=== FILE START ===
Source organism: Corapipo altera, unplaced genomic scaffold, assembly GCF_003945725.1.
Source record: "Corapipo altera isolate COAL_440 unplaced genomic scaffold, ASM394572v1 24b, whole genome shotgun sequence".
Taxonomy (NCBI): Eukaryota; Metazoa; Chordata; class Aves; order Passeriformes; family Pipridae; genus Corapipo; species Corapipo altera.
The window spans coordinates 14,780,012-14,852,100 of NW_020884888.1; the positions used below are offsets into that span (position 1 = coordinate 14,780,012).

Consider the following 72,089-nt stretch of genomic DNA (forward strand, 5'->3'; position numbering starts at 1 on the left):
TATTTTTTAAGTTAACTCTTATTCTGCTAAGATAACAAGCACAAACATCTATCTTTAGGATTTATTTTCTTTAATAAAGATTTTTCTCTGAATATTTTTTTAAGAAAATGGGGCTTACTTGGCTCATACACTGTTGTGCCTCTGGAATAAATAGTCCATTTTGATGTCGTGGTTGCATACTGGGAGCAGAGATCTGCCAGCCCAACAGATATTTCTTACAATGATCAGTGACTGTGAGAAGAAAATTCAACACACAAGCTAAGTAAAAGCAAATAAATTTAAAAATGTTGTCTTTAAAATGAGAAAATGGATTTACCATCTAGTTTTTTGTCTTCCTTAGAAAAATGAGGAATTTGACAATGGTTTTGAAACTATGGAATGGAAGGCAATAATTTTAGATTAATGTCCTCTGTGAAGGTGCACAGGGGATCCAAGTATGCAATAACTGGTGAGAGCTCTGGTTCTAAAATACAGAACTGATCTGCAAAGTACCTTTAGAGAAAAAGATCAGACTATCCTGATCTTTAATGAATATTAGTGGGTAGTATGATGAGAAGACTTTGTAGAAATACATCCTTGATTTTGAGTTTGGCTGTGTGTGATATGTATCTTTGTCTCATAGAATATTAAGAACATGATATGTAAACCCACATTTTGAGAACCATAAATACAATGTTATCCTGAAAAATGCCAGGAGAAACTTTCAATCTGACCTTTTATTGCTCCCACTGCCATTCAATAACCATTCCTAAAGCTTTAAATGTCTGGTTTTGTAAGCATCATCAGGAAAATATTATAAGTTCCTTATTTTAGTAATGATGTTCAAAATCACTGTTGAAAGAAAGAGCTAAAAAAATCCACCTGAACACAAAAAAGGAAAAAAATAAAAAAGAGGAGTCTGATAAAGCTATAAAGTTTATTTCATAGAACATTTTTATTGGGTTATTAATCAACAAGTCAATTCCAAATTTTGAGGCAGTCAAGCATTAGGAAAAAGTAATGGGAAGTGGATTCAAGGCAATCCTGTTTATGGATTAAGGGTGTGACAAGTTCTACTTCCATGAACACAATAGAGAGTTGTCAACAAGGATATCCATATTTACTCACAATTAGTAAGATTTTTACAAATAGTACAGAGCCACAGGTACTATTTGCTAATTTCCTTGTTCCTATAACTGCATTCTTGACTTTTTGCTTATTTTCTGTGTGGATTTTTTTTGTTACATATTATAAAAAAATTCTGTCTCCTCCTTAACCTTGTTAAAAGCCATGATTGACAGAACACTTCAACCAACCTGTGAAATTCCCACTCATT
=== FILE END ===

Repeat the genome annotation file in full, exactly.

Source organism: Corapipo altera, unplaced genomic scaffold, assembly GCF_003945725.1.
Source record: "Corapipo altera isolate COAL_440 unplaced genomic scaffold, ASM394572v1 24b, whole genome shotgun sequence".
Taxonomy (NCBI): Eukaryota; Metazoa; Chordata; class Aves; order Passeriformes; family Pipridae; genus Corapipo; species Corapipo altera.
The window spans coordinates 14,780,012-14,852,100 of NW_020884888.1; the positions used below are offsets into that span (position 1 = coordinate 14,780,012).

Consider the following 72,089-nt stretch of genomic DNA (forward strand, 5'->3'; position numbering starts at 1 on the left):
TATTTTTTAAGTTAACTCTTATTCTGCTAAGATAACAAGCACAAACATCTATCTTTAGGATTTATTTTCTTTAATAAAGATTTTTCTCTGAATATTTTTTTAAGAAAATGGGGCTTACTTGGCTCATACACTGTTGTGCCTCTGGAATAAATAGTCCATTTTGATGTCGTGGTTGCATACTGGGAGCAGAGATCTGCCAGCCCAACAGATATTTCTTACAATGATCAGTGACTGTGAGAAGAAAATTCAACACACAAGCTAAGTAAAAGCAAATAAATTTAAAAATGTTGTCTTTAAAATGAGAAAATGGATTTACCATCTAGTTTTTTGTCTTCCTTAGAAAAATGAGGAATTTGACAATGGTTTTGAAACTATGGAATGGAAGGCAATAATTTTAGATTAATGTCCTCTGTGAAGGTGCACAGGGGATCCAAGTATGCAATAACTGGTGAGAGCTCTGGTTCTAAAATACAGAACTGATCTGCAAAGTACCTTTAGAGAAAAAGATCAGACTATCCTGATCTTTAATGAATATTAGTGGGTAGTATGATGAGAAGACTTTGTAGAAATACATCCTTGATTTTGAGTTTGGCTGTGTGTGATATGTATCTTTGTCTCATAGAATATTAAGAACATGATATGTAAACCCACATTTTGAGAACCATAAATACAATGTTATCCTGAAAAATGCCAGGAGAAACTTTCAATCTGACCTTTTATTGCTCCCACTGCCATTCAATAACCATTCCTAAAGCTTTAAATGTCTGGTTTTGTAAGCATCATCAGGAAAATATTATAAGTTCCTTATTTTAGTAATGATGTTCAAAATCACTGTTGAAAGAAAGAGCTAAAAAAATCCACCTGAACACAAAAAAGGAAAAAAATAAAAAAGAGGAGTCTGATAAAGCTATAAAGTTTATTTCATAGAACATTTTTATTGGGTTATTAATCAACAAGTCAATTCCAAATTTTGAGGCAGTCAAGCATTAGGAAAAAGTAATGGGAAGTGGATTCAAGGCAATCCTGTTTATGGATTAAGGGTGTGACAAGTTCTACTTCCATGAACACAATAGAGAGTTGTCAACAAGGATATCCATATTTACTCACAATTAGTAAGATTTTTACAAATAGTACAGAGCCACAGGTACTATTTGCTAATTTCCTTGTTCCTATAACTGCATTCTTGACTTTTTGCTTATTTTCTGTGTGGATTTTTTTTGTTACATATTATAAAAAAATTCTGTCTCCTCCTTAACCTTGTTAAAAGCCATGATTGACAGAACACTTCAACCAACCTGTGAAATTCCCACTCATT